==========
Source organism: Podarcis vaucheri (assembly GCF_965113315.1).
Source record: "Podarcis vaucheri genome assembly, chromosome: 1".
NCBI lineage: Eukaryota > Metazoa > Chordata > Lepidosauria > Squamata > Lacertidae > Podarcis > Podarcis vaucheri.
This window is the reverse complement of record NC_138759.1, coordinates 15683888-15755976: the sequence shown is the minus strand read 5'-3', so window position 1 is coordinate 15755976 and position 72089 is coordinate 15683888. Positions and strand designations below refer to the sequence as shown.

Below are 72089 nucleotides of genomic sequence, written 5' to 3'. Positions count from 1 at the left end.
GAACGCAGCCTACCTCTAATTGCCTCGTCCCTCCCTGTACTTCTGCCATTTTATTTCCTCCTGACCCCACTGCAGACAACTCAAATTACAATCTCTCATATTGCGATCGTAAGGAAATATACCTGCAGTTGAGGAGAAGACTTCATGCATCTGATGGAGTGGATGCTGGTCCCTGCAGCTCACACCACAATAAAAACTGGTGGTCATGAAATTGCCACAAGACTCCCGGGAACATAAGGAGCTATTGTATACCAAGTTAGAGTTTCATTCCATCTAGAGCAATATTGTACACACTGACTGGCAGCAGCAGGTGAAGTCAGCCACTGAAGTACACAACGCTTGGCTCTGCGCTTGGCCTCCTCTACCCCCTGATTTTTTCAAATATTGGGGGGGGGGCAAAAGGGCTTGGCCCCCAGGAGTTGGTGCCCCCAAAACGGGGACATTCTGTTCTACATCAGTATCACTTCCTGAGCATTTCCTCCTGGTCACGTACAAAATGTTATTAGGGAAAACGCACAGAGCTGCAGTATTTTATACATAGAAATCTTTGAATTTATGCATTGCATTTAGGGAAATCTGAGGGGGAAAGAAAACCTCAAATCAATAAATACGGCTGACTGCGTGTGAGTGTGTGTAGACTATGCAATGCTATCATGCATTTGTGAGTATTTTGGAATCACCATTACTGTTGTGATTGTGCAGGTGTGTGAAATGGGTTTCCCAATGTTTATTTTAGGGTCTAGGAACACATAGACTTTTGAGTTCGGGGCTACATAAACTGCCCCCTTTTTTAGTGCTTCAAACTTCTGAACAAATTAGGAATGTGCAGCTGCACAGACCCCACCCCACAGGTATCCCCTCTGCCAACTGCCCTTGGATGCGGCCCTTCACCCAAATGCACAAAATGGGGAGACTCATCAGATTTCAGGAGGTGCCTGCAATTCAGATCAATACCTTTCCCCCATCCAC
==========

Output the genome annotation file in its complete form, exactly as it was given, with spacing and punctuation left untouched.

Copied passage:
Source organism: Podarcis vaucheri (assembly GCF_965113315.1).
Source record: "Podarcis vaucheri genome assembly, chromosome: 1".
NCBI lineage: Eukaryota > Metazoa > Chordata > Lepidosauria > Squamata > Lacertidae > Podarcis > Podarcis vaucheri.
This window is the reverse complement of record NC_138759.1, coordinates 15683888-15755976: the sequence shown is the minus strand read 5'-3', so window position 1 is coordinate 15755976 and position 72089 is coordinate 15683888. Positions and strand designations below refer to the sequence as shown.

Below are 72089 nucleotides of genomic sequence, written 5' to 3'. Positions count from 1 at the left end.
GAACGCAGCCTACCTCTAATTGCCTCGTCCCTCCCTGTACTTCTGCCATTTTATTTCCTCCTGACCCCACTGCAGACAACTCAAATTACAATCTCTCATATTGCGATCGTAAGGAAATATACCTGCAGTTGAGGAGAAGACTTCATGCATCTGATGGAGTGGATGCTGGTCCCTGCAGCTCACACCACAATAAAAACTGGTGGTCATGAAATTGCCACAAGACTCCCGGGAACATAAGGAGCTATTGTATACCAAGTTAGAGTTTCATTCCATCTAGAGCAATATTGTACACACTGACTGGCAGCAGCAGGTGAAGTCAGCCACTGAAGTACACAACGCTTGGCTCTGCGCTTGGCCTCCTCTACCCCCTGATTTTTTCAAATATTGGGGGGGGGGCAAAAGGGCTTGGCCCCCAGGAGTTGGTGCCCCCAAAACGGGGACATTCTGTTCTACATCAGTATCACTTCCTGAGCATTTCCTCCTGGTCACGTACAAAATGTTATTAGGGAAAACGCACAGAGCTGCAGTATTTTATACATAGAAATCTTTGAATTTATGCATTGCATTTAGGGAAATCTGAGGGGGAAAGAAAACCTCAAATCAATAAATACGGCTGACTGCGTGTGAGTGTGTGTAGACTATGCAATGCTATCATGCATTTGTGAGTATTTTGGAATCACCATTACTGTTGTGATTGTGCAGGTGTGTGAAATGGGTTTCCCAATGTTTATTTTAGGGTCTAGGAACACATAGACTTTTGAGTTCGGGGCTACATAAACTGCCCCCTTTTTTAGTGCTTCAAACTTCTGAACAAATTAGGAATGTGCAGCTGCACAGACCCCACCCCACAGGTATCCCCTCTGCCAACTGCCCTTGGATGCGGCCCTTCACCCAAATGCACAAAATGGGGAGACTCATCAGATTTCAGGAGGTGCCTGCAATTCAGATCAATACCTTTCCCCCATCCAC